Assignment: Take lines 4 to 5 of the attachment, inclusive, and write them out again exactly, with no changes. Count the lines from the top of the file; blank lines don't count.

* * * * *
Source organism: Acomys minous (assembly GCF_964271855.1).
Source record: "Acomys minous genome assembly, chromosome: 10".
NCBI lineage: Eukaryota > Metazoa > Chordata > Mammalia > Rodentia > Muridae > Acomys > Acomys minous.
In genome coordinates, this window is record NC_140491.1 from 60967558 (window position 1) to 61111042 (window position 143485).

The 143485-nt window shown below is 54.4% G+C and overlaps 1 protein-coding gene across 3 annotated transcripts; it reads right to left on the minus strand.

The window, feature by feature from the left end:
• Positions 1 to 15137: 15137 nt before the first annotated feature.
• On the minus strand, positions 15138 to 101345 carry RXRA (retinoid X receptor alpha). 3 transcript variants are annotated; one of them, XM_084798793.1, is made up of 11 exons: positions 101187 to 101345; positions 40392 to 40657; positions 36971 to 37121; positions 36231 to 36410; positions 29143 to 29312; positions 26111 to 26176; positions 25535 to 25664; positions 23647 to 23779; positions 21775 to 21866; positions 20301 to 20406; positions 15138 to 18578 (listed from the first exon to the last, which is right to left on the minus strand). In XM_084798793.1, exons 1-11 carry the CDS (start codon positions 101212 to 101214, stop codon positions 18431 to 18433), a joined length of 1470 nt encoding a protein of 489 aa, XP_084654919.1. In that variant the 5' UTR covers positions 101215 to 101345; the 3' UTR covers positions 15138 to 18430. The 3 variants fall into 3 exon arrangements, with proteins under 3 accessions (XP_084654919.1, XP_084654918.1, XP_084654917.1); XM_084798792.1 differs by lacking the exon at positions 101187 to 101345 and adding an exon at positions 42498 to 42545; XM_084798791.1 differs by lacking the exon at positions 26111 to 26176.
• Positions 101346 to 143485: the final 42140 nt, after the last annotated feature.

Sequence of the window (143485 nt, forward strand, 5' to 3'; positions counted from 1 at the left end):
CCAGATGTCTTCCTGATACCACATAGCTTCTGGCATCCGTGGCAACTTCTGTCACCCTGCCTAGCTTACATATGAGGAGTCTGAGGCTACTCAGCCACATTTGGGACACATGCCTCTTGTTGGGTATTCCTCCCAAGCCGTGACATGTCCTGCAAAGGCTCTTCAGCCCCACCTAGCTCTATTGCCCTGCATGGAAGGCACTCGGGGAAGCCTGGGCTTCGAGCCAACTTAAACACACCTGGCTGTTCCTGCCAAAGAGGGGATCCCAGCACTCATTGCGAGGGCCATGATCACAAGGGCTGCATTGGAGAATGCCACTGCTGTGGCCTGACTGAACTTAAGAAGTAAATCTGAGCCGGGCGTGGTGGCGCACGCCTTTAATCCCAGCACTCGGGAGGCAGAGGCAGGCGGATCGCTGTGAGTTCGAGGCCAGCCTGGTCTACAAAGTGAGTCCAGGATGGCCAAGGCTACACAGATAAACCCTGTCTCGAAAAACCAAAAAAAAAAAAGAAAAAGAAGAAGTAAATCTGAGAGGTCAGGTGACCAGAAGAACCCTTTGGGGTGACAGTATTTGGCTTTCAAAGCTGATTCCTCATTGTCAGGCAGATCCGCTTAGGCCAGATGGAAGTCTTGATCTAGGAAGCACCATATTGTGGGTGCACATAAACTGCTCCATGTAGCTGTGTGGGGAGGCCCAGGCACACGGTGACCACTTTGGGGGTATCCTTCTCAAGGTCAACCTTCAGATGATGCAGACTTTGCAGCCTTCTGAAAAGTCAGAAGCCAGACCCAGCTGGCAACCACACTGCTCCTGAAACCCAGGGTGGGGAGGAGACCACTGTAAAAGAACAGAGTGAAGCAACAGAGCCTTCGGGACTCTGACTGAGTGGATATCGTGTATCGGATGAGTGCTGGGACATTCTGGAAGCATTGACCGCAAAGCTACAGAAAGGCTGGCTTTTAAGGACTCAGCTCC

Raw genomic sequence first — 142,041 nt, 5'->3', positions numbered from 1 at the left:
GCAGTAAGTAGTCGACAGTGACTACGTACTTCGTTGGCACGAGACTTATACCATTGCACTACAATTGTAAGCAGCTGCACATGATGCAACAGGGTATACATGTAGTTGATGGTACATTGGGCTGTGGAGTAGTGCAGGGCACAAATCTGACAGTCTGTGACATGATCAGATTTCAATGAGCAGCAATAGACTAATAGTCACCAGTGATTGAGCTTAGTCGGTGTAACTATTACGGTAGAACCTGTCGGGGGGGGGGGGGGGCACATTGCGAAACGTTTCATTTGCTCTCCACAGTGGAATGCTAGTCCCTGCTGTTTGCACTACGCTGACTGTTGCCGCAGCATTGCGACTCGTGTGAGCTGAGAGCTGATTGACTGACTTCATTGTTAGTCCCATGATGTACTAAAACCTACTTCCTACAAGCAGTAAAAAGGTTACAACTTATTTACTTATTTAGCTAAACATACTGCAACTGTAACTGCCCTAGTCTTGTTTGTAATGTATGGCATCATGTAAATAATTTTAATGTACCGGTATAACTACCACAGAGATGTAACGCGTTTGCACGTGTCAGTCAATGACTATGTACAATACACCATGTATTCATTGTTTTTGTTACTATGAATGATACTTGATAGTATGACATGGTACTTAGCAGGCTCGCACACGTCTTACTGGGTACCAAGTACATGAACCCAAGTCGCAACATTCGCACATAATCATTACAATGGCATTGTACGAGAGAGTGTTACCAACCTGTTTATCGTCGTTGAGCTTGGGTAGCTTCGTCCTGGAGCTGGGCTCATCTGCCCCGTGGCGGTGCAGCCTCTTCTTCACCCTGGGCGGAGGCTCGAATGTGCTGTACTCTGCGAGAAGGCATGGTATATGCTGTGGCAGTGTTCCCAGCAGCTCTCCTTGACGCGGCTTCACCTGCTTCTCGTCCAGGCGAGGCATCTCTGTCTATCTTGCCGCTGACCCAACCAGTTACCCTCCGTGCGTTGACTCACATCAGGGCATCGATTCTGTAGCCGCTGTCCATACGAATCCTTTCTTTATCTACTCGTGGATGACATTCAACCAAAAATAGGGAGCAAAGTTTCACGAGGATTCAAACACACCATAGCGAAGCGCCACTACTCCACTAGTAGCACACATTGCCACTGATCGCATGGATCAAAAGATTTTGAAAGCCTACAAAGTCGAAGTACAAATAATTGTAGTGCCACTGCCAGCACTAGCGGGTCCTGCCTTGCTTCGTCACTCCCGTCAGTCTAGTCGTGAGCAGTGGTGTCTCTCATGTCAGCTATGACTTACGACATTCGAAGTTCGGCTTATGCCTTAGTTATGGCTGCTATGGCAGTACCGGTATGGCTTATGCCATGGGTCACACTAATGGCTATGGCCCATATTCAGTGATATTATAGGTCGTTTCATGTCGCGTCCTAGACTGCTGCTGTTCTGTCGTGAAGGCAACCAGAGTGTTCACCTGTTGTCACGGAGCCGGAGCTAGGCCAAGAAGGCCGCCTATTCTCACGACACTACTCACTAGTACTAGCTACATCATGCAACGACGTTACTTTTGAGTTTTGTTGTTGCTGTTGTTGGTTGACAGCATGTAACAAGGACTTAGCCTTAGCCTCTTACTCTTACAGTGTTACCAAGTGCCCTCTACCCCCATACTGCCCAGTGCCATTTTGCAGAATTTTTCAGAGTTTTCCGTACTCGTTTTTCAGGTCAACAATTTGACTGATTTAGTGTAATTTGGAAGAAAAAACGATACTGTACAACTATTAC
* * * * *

In genome coordinates, this window is record NC_140491.1 from 60967558 (window position 1) to 61111042 (window position 143485).

The 143485-nt window shown below is 54.4% G+C and overlaps 1 protein-coding gene across 3 annotated transcripts; it reads right to left on the minus strand.